Economic relations between Germany and China
On August 19, Reuters reported a research report by the German Institute for Economic Research (IW) that pointed out that although Germany faces political pressure to wean itself off its dependence on China, the German economy has become more dependent on China in first half of 2022, with both direct investment and trade deficits reaching new highs.
The German Institute for Economic Research said in the report that Germany’s export growth to China has slowed significantly, citing economists’ view that the Chinese market is beginning to see more local manufacturing trends.
“The German economy is much more dependent on China than the Chinese economy is on Germany,” said Jürgen Matthes, author of the study, published in June.
Both this research report and recent remarks by the German chancellor call on German companies to reduce or not become too dependent on China. However, recent research by another German think tank shows that if the EU and Germany “decouple” from China on trade, Germany will suffer damage equivalent to 6 times that caused by BREXIT.
In Matthes’ view, Germany’s economic dependence on China is actually a “political issue” because China’s position on the Russo-Ukraine conflict and its military stance on the Taiwan issue have caused Germany to reconsider its trade relations with Beijing.
“However, despite these problems, the economic interdependence of Germany and China is moving in the wrong direction at an alarming rate in the first half of 2022.” The institute’s research found that between January and June this year, German investment in China reached around 10 billion euros, far surpassing the 2000 high of 6.2 billion euros.
The German Institute for Economic Research also found that China’s share of German imports rose to 12.4% in the first half of 2022, from 3.4% in 2000, and that the value of German imports of Chinese goods increased by 45.7%. on an annual basis, during this semester.
Just over halfway through 2022, Germany’s trade deficit with China has jumped to nearly 41 billion euros, the report said, adding that the gap will widen further by the end of the year.
To that end, the German Institute for Economic Research called for a policy change, urging Germany to reduce incentives to trade with China and trade more with other emerging markets, particularly Asia.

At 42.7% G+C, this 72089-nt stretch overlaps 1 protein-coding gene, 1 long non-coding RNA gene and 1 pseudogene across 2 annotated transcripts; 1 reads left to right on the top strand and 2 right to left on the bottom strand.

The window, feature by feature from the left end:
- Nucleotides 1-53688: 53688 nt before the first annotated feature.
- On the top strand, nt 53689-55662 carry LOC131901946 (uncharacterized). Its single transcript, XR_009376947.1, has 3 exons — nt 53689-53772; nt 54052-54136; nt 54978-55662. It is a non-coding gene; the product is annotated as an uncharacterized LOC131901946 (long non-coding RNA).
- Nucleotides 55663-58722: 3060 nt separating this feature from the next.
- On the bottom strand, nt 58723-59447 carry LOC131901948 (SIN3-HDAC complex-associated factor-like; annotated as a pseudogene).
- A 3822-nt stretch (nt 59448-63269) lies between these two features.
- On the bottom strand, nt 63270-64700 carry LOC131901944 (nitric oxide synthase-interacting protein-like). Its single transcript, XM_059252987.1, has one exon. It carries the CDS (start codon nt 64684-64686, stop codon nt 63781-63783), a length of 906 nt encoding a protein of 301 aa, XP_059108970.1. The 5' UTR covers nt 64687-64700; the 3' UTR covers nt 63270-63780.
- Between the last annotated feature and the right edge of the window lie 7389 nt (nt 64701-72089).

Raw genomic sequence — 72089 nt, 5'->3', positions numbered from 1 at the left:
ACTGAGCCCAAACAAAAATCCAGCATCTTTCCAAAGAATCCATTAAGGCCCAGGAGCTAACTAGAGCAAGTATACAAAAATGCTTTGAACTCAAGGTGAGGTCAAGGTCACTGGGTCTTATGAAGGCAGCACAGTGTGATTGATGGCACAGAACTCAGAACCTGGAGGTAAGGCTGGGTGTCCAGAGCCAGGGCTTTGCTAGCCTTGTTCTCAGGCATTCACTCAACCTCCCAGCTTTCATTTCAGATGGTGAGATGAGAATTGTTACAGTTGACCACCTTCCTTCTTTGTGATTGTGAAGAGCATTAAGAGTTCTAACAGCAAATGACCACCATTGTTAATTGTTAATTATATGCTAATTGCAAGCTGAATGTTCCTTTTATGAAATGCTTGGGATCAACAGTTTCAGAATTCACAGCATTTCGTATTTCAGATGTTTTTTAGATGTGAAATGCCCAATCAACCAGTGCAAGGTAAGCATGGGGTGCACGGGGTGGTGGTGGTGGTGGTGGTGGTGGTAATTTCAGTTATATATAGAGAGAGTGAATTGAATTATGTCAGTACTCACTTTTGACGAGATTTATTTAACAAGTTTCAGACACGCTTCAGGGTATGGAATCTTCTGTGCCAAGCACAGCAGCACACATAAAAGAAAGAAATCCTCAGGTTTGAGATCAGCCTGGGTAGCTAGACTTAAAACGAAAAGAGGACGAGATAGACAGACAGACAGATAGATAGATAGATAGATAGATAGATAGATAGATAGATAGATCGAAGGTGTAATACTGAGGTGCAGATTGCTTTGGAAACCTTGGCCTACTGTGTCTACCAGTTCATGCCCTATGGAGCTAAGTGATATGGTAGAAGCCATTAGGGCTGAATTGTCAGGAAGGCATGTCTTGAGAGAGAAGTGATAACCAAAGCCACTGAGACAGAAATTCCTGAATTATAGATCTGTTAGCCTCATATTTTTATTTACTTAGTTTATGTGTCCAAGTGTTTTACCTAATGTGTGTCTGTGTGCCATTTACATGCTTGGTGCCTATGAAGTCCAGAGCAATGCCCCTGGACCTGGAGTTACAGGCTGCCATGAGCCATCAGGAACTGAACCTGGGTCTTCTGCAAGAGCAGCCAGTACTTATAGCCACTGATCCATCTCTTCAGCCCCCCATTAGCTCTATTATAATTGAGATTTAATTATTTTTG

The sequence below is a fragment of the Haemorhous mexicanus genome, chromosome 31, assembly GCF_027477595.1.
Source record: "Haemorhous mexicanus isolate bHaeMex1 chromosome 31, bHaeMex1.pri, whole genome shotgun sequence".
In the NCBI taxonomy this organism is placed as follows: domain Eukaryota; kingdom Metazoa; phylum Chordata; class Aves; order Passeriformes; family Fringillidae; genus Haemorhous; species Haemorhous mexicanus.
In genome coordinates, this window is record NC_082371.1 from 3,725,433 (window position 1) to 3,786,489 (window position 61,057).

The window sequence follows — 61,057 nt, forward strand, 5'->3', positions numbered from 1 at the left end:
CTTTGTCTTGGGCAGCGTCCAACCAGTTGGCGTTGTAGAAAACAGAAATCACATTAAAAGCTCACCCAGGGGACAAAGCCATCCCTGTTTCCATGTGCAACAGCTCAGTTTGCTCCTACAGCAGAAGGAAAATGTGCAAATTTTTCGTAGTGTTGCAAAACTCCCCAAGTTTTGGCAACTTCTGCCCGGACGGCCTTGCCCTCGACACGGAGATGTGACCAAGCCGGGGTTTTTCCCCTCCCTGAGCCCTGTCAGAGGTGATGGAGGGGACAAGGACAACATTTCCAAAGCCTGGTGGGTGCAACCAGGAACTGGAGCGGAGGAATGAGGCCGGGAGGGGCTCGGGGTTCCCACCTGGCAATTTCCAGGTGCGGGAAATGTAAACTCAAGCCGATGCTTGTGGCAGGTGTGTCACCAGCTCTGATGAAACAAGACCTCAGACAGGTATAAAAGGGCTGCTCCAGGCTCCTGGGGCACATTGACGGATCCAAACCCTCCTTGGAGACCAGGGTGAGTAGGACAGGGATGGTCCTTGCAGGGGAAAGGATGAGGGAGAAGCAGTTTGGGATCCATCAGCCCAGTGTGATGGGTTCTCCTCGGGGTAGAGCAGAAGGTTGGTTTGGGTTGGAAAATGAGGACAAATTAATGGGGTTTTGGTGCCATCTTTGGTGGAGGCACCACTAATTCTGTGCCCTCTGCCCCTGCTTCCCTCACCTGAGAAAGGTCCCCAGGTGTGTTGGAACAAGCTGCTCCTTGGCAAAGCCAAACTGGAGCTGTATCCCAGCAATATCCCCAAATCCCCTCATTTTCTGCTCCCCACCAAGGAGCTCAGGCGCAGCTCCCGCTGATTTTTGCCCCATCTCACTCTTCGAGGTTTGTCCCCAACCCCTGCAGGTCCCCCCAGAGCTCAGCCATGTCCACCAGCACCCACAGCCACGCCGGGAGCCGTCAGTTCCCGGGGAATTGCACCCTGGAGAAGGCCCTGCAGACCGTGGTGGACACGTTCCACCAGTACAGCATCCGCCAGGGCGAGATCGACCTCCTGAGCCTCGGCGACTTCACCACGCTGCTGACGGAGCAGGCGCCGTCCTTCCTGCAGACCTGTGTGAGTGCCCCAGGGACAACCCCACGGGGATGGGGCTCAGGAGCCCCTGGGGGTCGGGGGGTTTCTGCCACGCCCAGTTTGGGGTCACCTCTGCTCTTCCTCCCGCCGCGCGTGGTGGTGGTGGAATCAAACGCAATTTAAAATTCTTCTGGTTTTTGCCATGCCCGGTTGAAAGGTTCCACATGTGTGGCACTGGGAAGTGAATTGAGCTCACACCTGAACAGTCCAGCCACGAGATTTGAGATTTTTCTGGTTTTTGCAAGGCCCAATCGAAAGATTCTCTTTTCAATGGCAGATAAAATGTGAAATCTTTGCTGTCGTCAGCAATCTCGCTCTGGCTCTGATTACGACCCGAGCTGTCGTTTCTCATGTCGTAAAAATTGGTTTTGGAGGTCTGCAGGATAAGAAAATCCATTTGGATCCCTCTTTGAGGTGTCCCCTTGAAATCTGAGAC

Matthes also called on German companies to reduce their reliance on China, arguing that in the event of an armed attack on Taiwan by China, certain Western sanctions on Beijing could bankrupt German companies.
On August 11, German Chancellor Olaf Scholz held his first summer press conference in Berlin. Speaking about China, he said Germany and China discussed his first visit to China after taking office, but no specific date had been set.
At the same time, Scholz also focused on reducing dependence on imports, calling on German companies not to rely too much on China, but to focus on a diversified supply chain. Reducing import dependency is already part of Germany’s national strategy. “I believe that the German financial community has now made the right decision,” he said.
On the other hand, on August 9, the Ifo Institute published a report commissioned by the Bavarian Industrial Association (VBW), which simulated the trade relationship between the EU and China. Five possible scenarios, such as “decoupling”, are calculated and analyzed to make recommendations for Germany’s future economic model.
The report pointed out that in recent years, German trade has become increasingly dependent on China, and China has become one of Germany’s largest trading partners. In 1990, trade with China represented less than 1% of Germany’s foreign trade. In 2021, this percentage has increased to 9.5%. In addition, 46% of German companies said they currently rely on intermediate inputs from China, according to a survey published by the Iver Institute for Economic Research.
According to the report, if the EU and China disengage unilaterally, Germany’s total imports from China will drop by 95.84% and its exports to China will also drop by 17.73%.
If the EU and China “disengage” and there is a trade war, Germany’s imports from China will drop by 96.44% and the drop in exports to China will jump to 97.19%.
In both scenarios, German real GDP would fall by 0.52% and 0.81%, respectively. The report points out that these figures may seem small, but compared to the 0.14% reduction in Germany’s real GDP when the UK left the EU, the cost of “disengaging” with China is actually ” very high’, which equates to almost 4-6 times greater losses.
Despite the unfavorable economic scenarios, Berlin seems determined to try its luck in the geopolitical field as well. Only, as the French also point out, in this field it is still a dwarf.
*Source: geoeurope.org. geoeurope is a website created by scientists and experts who have worked on the geopolitics of Europe and have identified specific gaps in the flow of information that shape the geopolitical debates on our continent.